Merck says study confirms efficacy of Erbitux drug

FRANKFURT (Reuters) - Merck KGaA said on Wednesday a Phase II trial provided further evidence that its cancer drug Erbitux was particularly effective at fighting bowel tumors whose cells did not undergo a certain type of genetic mutation.

The German drugs and chemicals maker said that 53 percent of patients who did not have a mutation of the so-called KRAS gene saw their tumors shrink versus just 36 percent in the group of patients with a mutated form of the gene, in line with previous findings.

The study is the third providing consistent data on the efficacy of Erbitux as an initial treatment of metastatic bowel cancer, Citi Investment Research analyst Mark Dainty said in a note to clients, reiterating his “buy” recommendation on Merck.

Merck had said last year that KRAS plays a vital role in the way Erbitux works, creating a debate among healthcare experts and investors on the net effect of the findings on Erbitux’ future sales.

Initially, Merck suffered a drop in Erbitux prescriptions for patients with the gene mutation, which was only partially offset by increased use of Erbitux in patients with the unmutated, or wildtype, version.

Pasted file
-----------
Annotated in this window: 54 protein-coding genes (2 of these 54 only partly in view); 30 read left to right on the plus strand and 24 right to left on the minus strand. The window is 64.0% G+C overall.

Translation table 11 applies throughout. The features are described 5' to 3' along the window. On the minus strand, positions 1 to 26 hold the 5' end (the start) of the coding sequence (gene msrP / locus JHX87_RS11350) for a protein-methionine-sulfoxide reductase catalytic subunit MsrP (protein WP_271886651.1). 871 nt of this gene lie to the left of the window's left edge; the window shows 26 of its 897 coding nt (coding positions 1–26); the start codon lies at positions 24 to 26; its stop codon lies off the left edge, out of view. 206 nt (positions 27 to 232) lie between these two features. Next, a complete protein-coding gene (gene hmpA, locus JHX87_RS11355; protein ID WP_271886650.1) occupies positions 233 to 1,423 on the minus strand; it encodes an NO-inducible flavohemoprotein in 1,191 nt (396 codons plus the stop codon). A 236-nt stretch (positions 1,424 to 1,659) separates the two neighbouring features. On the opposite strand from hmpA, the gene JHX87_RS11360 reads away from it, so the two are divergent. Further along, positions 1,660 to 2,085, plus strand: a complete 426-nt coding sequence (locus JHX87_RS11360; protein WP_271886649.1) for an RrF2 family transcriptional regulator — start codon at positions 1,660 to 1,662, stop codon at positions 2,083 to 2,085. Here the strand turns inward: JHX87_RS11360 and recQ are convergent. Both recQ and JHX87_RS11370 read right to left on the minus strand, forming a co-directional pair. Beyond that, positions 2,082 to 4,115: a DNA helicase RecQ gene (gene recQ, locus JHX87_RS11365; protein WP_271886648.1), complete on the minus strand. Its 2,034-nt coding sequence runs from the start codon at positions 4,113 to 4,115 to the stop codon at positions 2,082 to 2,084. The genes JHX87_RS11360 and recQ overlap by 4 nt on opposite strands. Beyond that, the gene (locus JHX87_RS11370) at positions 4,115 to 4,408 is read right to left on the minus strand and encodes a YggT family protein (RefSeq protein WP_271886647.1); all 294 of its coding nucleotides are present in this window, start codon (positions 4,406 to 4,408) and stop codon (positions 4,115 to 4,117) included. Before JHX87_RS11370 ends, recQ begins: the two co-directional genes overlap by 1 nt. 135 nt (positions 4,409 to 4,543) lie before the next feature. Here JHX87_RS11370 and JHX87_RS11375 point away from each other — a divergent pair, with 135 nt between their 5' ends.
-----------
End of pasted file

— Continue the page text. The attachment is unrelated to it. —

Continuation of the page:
Healthcare insurers also had been slow to approve reimbursement for the latter patient group in new bowel cancer indications, analysts said.

“While fourth-quarter delays in reimbursement negotiations may create near-term disappointment on Erbitux, these are now complete in the key EU countries except Italy and we expect Erbitux use to accelerate in 2009,” Citi’s Dainty said.

Erbitux is Merck’s most promising drug and the second-best selling after its multiple-sclerosis drug Rebif.

The company expects sales of Erbitux, based on the active ingredient cetuximab, to reach about 600 million euros ($795 million) in 2008, up from 470 million euros in 2007.

It sees revenues of more than 1 billion euros, or blockbuster status, for the drug early in the next decade.

Merck shares were down 0.4 percent at 66.40 euros at 1513 GMT, while the benchmark DAX index was down 4 percent.

Erbitux was originally discovered by U.S. biotech company ImClone, now a subsidiary of Eli Lilly. ImClone sold the marketing and development rights to the drug outside the United States and Canada to Merck.

($1=.7547 Euro)

(Reporting by Ludwig Burger; Editing by Hans Peters)

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